Professor Ng seeks to Commercialize Cancer Marker

Dr. Ah-Kau Ng, a Professor of Immunology in the USM Department of Applied Medical Sciences, will be receiving support from the Office of Research Administration and Development for the commercialization of his project Monoclonal Antibodies to C-Terminal Domains of Osteopontin, a potential cancer biomarker, a tissue development factor, and an early T lymphocyte activation marker.

This award is part of the Commercialization Funding Program, a competive process with the goal of expanding the commercialization of USM technology. The funds are to support the development of innovations with commercial potential, with the end result that more USM technology reaches the marketplace. The funding is intended to support a range of stages in technology development, focusing on proof of concept, licensing and commercialization.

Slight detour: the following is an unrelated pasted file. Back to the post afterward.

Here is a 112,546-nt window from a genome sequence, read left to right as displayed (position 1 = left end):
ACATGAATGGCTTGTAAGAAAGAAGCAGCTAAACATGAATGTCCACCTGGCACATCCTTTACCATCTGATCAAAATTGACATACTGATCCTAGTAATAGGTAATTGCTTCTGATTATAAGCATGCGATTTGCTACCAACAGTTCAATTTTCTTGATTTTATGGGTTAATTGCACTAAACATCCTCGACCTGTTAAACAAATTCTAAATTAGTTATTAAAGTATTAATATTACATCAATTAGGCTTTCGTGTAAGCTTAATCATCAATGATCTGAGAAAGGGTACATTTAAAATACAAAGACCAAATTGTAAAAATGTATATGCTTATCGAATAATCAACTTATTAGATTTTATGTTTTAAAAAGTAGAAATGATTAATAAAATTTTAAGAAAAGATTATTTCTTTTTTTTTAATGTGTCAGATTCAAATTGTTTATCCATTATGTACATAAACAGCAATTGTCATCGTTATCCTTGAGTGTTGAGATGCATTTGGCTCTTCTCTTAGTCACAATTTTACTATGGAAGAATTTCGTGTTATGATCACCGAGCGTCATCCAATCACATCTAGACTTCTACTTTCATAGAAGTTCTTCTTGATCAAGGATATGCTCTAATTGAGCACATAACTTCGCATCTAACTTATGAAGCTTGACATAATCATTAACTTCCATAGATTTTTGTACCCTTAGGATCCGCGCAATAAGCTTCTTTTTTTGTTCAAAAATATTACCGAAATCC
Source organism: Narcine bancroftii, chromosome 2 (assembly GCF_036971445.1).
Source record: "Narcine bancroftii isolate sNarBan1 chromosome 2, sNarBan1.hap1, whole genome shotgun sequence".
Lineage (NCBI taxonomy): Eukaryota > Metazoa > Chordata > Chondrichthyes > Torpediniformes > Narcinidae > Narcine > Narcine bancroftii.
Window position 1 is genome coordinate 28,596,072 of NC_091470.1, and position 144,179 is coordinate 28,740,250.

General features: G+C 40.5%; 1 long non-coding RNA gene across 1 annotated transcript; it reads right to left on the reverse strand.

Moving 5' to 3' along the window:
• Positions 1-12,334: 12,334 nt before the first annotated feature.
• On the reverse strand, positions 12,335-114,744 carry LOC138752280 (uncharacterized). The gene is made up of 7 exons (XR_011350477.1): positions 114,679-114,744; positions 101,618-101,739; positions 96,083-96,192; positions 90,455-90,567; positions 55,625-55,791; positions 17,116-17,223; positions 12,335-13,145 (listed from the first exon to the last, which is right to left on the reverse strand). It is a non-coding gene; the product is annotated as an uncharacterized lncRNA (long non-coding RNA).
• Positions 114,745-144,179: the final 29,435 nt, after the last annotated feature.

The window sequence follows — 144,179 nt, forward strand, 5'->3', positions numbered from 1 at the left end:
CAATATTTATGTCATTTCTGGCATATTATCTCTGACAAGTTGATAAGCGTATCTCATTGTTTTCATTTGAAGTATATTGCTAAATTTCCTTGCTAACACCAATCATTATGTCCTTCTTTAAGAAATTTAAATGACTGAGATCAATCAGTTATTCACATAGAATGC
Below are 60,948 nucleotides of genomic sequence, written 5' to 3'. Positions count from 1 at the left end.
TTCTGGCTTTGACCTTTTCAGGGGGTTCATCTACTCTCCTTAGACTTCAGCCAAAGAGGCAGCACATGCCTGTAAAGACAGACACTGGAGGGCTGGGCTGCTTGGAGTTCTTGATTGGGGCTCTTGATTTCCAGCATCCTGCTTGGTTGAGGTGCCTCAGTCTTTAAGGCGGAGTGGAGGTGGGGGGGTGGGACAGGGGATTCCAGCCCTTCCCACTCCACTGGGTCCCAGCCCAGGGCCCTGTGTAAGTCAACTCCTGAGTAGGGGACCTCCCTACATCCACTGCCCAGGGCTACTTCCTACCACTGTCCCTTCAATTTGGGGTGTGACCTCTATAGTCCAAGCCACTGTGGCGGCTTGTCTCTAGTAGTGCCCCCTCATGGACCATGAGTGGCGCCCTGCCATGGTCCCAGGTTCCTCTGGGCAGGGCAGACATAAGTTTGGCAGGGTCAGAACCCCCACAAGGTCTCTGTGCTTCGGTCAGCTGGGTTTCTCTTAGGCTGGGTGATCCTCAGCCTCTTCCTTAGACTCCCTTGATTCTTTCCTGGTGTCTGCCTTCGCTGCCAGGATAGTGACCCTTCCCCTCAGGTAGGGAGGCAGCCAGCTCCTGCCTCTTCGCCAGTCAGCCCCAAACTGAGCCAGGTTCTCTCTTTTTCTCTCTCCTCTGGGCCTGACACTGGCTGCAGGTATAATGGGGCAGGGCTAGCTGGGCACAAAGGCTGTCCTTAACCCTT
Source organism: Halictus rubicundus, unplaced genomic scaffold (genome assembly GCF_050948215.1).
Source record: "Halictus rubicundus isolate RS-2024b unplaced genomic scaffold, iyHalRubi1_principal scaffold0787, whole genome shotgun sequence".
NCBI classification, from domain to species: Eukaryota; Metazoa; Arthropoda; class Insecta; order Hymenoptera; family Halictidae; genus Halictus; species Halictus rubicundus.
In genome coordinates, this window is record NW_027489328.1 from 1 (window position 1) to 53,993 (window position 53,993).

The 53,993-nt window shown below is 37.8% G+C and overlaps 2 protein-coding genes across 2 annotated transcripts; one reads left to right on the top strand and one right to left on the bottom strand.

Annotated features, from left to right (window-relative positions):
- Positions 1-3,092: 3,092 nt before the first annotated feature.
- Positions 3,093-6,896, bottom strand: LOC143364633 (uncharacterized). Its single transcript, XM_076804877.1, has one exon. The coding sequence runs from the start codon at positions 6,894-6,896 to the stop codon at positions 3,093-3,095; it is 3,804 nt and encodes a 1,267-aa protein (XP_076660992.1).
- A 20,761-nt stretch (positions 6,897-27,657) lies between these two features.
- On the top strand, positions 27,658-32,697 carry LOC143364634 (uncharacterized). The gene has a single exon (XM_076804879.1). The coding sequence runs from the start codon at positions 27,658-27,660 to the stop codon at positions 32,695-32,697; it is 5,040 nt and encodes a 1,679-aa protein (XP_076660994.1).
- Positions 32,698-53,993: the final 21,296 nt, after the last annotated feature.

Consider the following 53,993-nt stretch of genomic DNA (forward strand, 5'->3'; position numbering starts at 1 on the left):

According to estimates by American Cancer Society, in 2012, over 1.6 million new cancer cases will be diagnosed in the USA, including ~8990 cases in Maine, and ~577,190 cancer deaths would occur in the USA, including ~3730 in Maine. The report by ACS clearly demonstrates why cancer remains a health concern both nationally and regionally. More importantly, the data indicate the urgent need for more basic research on cancer development and clinical research on cancer prevention, diagnosis and treatment. Dr. Ng's lab has been interested in the development of new laboratory tests for cancer diagnosis and identification of new molecular target for cancer treatment. Human osteopontin (OPN) is a protein which plays critical roles in tumor development, progression and metastasis. The level of OPN is highly elevated in many types of cancers, including breast and prostate cancers, making the protein a potential marker (signature) molecule which could be used as a target molecule for both cancer detection and treatment. His research aims at producing and characterizing a series of OPN specific monoclonal antibodies which behave like molecular probes that can target specifically at different regions (domains) of the OPN protein. This battery of OPN specific antibodies will be valuable in investigating the role of different domains of OPN in cancer as well as in developing new techniques in cancer diagnosis and therapy. In addition, these antibodies to OPN domains will also find additional applications in research on both autoimmune diseases and bone development in which OPN also has a role.